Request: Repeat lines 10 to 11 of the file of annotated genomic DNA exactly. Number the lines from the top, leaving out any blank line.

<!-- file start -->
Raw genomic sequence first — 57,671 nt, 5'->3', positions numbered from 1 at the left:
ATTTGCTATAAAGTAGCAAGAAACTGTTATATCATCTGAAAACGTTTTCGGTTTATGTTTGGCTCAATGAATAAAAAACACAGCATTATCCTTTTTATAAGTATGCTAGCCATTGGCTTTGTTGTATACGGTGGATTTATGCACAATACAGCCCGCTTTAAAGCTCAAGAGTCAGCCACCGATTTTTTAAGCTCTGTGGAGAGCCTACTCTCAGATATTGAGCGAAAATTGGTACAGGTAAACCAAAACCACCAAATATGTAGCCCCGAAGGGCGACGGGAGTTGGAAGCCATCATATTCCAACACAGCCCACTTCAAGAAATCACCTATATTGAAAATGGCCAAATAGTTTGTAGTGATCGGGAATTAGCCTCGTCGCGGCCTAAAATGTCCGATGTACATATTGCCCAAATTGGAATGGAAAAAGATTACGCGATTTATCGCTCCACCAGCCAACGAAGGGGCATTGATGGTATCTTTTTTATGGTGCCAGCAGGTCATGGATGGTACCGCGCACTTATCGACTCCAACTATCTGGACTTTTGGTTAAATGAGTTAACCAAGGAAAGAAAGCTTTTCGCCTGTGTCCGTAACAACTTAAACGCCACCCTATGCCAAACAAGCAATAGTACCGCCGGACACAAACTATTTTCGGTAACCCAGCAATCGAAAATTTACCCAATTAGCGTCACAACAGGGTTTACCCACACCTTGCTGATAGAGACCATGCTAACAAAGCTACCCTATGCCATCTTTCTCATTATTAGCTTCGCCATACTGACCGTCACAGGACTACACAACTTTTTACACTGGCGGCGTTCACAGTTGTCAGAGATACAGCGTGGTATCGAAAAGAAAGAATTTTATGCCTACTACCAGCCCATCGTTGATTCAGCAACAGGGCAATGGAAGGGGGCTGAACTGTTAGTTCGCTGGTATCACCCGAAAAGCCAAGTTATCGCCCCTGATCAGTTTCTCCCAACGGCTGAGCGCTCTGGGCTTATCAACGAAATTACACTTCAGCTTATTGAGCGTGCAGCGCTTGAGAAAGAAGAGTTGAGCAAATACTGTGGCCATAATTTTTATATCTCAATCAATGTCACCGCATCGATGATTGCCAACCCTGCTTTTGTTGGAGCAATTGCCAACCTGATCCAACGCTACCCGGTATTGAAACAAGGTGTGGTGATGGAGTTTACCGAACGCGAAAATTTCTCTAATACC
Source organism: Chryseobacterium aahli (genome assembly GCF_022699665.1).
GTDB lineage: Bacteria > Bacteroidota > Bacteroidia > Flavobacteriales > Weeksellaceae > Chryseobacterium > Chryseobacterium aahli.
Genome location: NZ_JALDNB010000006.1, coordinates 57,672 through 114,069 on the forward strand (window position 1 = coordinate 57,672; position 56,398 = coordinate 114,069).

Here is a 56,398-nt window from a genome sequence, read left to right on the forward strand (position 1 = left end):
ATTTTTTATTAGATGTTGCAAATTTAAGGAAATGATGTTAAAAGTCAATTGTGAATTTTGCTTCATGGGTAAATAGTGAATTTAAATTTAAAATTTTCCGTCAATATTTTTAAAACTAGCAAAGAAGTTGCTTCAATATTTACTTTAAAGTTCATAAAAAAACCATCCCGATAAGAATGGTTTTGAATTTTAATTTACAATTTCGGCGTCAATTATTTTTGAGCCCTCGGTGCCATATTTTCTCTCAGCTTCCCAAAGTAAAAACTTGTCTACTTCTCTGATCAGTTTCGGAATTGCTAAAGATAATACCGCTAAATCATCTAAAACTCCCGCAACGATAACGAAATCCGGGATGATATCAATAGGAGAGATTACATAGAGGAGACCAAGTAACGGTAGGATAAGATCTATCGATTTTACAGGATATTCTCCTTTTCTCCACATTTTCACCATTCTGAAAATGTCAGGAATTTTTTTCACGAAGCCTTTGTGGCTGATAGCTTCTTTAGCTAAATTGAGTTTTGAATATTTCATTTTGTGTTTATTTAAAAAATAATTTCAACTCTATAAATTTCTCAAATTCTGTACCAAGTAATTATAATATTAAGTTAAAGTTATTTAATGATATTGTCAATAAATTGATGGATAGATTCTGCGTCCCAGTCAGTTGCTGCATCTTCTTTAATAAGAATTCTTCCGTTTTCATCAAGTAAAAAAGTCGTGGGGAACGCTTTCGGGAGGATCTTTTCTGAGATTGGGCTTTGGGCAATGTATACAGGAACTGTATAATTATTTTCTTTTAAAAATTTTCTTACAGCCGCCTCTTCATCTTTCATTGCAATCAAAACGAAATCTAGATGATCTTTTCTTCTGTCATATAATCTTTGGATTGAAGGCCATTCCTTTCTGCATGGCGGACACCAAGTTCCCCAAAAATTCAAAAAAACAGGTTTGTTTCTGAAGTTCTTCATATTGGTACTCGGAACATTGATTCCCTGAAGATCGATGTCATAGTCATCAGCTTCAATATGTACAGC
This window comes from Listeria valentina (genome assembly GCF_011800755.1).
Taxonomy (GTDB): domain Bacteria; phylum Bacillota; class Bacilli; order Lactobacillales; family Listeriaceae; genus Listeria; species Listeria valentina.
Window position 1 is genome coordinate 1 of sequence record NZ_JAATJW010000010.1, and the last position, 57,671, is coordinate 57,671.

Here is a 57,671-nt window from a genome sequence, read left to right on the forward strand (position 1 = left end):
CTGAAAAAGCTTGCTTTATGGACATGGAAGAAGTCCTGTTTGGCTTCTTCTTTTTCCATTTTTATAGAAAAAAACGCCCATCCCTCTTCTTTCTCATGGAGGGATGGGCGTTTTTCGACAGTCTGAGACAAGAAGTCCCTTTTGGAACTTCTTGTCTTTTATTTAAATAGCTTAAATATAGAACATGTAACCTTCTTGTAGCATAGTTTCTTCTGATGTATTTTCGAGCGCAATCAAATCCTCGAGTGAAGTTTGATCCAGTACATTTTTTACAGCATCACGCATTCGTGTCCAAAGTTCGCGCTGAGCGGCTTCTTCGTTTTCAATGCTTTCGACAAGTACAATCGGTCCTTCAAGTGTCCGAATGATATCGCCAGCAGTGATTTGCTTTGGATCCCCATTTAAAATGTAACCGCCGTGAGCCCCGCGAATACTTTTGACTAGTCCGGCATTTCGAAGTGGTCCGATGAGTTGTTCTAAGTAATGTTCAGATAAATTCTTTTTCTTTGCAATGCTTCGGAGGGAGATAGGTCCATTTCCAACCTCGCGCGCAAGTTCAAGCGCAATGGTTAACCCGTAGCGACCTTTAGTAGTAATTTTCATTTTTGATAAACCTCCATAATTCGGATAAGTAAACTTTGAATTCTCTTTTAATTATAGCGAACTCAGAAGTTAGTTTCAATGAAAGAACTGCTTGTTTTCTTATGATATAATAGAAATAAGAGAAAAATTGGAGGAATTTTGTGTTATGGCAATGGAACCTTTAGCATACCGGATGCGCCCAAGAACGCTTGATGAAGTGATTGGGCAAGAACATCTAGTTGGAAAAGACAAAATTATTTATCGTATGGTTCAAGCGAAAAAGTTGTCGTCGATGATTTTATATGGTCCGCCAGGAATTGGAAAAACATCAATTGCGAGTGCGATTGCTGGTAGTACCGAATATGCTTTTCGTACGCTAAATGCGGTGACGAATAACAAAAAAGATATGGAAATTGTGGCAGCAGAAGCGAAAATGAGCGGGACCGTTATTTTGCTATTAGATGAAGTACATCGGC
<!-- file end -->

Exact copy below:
Window position 1 is genome coordinate 1 of sequence record NZ_JAATJW010000010.1, and the last position, 57,671, is coordinate 57,671.

Here is a 57,671-nt window from a genome sequence, read left to right on the forward strand (position 1 = left end):